images located by Pete Loeser, 14 December 2022

There have been a series of official and unofficial logos for the Canadian Football League. There has also been a host of unofficial variant logos of these logos used in publications and on websites. Controversy exists as to what year they first appeared.
Pete Loeser, 14 December 2022

Canadian Football League West and East Division Logos

images located by Pete Loeser, 11 December 2022

The CFL is divided into two divisions: four teams in the East Division and five teams in the West Division.
Pete Loeser, 14 December 2022

Discussion: Special Canadian Maple Leaf symbols used on US CFL Team Helmets?

All the CFL (Canadian Football League) teams receive funding from Ottawa to stick a maple leaf on the back of the helmet - I wonder if the Baltimore team did the year it was in the CFL.
Rob Raeside, 1 February 2001

While I cannot answer for the Baltimore team, but the Sacramento Gold Miners and the Las Vegas Posse (yes, there were more US Canadian Football League teams than Baltimore) had the maple leaf on their helmets and commercial sports gear (t-shirts and the like) and flew the Canadian flag at games. The flying of the Canadian flag may have been because most of the opponents were from Canada, I never saw a game between two US teams.
Michael P. Smuda, 1 February 2001

The flags on the helmets were not simply decorative. Only players of Canadian citizenship were allowed to have the Maple Leaf sticker on their helmets. This came into play with the "Canadian content" rules of the game, which stated that teams had to have a certain number of Canadians on the roster, and of those, a certain number had to be in play at any given moment. The U.S. teams (Baltimore, Las Vegas, Birmingham, San Antonio, Memphis, and Sacramento) were not subject to those restrictions as it would have been counter to U.S. labor laws, and I do not recall seeing maple leaves on their helmets.
The Baltimore Stallions, who were in the league two years, 1994 and 1995, had Canadian players on their practice roster, but to my knowledge never fielded a Canadian player. They did at one point have the CFL logo, a red Maple Leaf emblazoned with the letters "CFL" in white, as part of the team's logo.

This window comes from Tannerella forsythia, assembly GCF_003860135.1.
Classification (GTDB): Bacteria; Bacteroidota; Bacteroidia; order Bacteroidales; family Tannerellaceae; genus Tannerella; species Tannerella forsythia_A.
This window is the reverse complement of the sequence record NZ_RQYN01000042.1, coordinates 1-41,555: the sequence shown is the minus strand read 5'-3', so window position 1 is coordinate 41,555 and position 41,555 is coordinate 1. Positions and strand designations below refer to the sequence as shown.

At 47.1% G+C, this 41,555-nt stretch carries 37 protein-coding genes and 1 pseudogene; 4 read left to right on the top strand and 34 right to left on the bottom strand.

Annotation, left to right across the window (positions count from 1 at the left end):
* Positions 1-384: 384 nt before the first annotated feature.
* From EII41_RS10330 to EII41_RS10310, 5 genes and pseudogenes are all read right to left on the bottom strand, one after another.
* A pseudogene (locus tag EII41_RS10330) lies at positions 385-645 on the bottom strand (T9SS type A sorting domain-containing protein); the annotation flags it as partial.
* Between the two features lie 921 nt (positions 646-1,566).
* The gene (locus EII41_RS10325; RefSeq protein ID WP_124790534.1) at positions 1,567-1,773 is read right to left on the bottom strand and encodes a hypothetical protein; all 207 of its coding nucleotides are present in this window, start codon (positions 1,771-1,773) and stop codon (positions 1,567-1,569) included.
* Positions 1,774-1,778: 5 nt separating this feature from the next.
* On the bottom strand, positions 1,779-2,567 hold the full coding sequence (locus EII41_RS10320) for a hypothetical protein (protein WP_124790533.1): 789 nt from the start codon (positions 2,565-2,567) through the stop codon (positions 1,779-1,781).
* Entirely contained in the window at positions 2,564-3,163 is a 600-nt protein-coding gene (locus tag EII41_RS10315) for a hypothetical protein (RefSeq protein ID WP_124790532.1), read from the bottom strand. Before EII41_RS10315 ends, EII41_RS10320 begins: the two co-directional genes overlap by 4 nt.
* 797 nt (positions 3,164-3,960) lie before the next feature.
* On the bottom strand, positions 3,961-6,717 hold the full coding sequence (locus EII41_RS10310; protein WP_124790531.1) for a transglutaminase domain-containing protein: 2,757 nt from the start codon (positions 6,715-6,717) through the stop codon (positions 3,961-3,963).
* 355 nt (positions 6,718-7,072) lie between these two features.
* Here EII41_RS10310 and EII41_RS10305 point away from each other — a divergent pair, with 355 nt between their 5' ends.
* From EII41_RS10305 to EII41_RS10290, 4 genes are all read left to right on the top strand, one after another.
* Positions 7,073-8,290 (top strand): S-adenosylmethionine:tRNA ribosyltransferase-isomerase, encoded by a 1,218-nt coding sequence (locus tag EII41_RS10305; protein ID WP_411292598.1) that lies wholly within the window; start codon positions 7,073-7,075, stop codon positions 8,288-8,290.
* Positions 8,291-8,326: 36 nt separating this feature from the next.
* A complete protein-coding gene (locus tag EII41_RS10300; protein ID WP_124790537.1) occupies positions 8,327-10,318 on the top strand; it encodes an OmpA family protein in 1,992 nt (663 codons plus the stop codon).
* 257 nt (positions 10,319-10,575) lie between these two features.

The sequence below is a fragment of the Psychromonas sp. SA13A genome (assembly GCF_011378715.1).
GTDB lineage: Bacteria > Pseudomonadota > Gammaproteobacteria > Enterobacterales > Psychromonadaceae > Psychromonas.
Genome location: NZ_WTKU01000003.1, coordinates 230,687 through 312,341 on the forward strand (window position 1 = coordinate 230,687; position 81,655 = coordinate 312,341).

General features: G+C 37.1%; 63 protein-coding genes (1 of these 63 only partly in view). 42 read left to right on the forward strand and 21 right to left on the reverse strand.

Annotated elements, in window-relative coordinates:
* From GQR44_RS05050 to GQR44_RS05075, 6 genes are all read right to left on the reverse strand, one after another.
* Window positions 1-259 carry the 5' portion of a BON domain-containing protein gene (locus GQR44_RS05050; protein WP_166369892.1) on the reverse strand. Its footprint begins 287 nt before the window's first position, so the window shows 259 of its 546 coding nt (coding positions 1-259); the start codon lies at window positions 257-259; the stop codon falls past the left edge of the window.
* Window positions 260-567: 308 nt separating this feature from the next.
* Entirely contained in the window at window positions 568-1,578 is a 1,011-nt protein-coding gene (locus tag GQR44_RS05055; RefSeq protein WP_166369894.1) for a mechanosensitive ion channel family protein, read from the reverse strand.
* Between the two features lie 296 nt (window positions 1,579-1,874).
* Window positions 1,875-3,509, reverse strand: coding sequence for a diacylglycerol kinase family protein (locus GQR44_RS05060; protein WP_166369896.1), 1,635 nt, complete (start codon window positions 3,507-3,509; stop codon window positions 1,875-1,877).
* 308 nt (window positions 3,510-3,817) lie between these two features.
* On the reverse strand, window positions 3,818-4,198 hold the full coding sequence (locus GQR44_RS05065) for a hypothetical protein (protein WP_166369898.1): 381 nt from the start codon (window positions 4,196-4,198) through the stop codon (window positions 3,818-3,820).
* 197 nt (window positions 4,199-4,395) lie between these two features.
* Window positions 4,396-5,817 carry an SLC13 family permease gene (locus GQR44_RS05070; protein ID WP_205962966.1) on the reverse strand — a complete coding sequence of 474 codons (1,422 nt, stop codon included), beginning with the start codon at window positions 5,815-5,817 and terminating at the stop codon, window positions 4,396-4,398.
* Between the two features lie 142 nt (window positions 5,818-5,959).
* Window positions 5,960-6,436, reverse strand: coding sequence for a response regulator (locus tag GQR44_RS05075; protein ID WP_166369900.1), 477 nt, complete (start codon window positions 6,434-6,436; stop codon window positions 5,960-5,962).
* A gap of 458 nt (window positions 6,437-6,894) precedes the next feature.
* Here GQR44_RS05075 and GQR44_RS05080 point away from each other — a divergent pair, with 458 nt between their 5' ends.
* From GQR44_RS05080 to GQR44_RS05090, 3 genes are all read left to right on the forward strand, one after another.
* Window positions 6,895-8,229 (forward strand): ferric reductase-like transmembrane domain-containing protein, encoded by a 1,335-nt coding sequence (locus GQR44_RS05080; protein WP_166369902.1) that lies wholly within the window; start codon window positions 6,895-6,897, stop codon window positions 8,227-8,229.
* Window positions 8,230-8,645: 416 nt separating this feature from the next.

I did witness all CFL teams playing in the United States (Memphis at Baltimore, and the 1995 Southern Final, San Antonio at Baltimore). Canadian flags were flying in the stadium, but this was nothing new - Canadian flags ordinarily fly at Baltimore stadiums, since most Baltimore sports teams (the Orioles, Baltimore's Major League Baseball team, in this case) are in leagues which also feature Canadian teams (Toronto and Montreal).
Stever Kramer, 1 February 2001

It sounds like maple leaf stickers were used to indicate Canadian Players, but I wonder were US flag stickers used by the American (US) players on their helmets? I could find nothing about this.
Pete Loeser, 14 December 2022

Canadian Football Hall of Fame and Museum

image from Pete Loeser, 14 December 2022

The Canadian Football Hall of Fame (CFHOF) and Museum is located in Hamilton, Ontario. According to their website "...artifact collections were started in the early 1960s and have increased to over 30,000 items consisting of trophies, helmets, playing equipment, game and record balls, jerseys, sweaters, jackets, flags, banners, photographs, films and videos. The collections from a major part of the on-site and off-site exhibitions...are used extensively as part of the education programs to teach visitors about the history of Canadian Football." (source)
Pete Loeser, 14 December 2022

Canadian Football League Alumni Association

image from Pete Loeser, 14 December 2022

The Canadian Football League Alumni Association (CFLAA) is similar to a veterans association. It is open to any person who has played CFL football in Canada. According to their website the "...CFLAA supports former CFL players, Canadian football, and other communities of interest while fostering collaborative relationships with the CFL stakeholders and others that enhance the well-being of our members and friends." (source)
Pete Loeser, 14 December 2022